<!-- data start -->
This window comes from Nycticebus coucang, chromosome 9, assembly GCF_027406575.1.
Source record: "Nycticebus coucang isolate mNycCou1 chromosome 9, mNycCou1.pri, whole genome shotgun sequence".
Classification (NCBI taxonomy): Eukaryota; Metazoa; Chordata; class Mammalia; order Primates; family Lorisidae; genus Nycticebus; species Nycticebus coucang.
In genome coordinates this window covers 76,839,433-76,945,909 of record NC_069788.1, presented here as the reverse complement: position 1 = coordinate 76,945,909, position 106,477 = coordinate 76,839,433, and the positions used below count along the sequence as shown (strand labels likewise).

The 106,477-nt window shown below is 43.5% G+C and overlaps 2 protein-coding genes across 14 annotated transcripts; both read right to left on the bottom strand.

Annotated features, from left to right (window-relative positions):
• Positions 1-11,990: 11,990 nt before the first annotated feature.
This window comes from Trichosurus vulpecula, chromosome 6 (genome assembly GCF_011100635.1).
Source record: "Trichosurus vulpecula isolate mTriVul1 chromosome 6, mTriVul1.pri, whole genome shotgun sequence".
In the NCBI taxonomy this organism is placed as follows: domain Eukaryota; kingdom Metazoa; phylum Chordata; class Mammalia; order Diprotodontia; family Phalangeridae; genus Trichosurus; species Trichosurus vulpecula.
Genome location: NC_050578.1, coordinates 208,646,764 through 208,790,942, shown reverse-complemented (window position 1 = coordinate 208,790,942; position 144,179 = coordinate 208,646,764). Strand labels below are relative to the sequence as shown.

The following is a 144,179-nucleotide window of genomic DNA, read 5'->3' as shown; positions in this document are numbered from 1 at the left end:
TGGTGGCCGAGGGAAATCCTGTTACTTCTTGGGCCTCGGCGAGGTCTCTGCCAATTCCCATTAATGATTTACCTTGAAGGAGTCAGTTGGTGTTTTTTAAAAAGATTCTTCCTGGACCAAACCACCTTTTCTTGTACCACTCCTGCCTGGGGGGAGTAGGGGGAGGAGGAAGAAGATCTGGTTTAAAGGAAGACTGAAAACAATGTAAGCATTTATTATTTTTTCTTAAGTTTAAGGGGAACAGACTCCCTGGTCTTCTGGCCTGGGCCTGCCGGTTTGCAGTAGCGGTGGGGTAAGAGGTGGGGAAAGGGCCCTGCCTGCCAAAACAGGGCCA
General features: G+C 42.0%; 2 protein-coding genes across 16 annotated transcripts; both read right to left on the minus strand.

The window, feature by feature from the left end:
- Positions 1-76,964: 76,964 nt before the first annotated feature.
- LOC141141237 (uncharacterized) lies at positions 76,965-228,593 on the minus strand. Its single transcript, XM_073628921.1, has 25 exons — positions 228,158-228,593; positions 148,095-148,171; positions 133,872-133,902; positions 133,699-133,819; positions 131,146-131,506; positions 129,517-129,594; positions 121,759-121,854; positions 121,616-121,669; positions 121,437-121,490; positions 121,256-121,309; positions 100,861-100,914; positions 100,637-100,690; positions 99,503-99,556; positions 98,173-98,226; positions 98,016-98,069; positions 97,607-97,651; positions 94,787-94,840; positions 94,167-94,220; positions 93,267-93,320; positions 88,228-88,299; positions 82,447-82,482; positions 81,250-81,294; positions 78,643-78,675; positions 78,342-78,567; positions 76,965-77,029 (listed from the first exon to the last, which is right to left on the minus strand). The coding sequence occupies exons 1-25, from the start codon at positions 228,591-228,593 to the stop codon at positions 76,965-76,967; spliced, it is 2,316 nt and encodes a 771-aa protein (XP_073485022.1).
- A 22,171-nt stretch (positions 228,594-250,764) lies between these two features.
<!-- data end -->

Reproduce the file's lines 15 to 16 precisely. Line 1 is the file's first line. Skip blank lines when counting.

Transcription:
The window, feature by feature from the left end:
- Positions 1-76,964: 76,964 nt before the first annotated feature.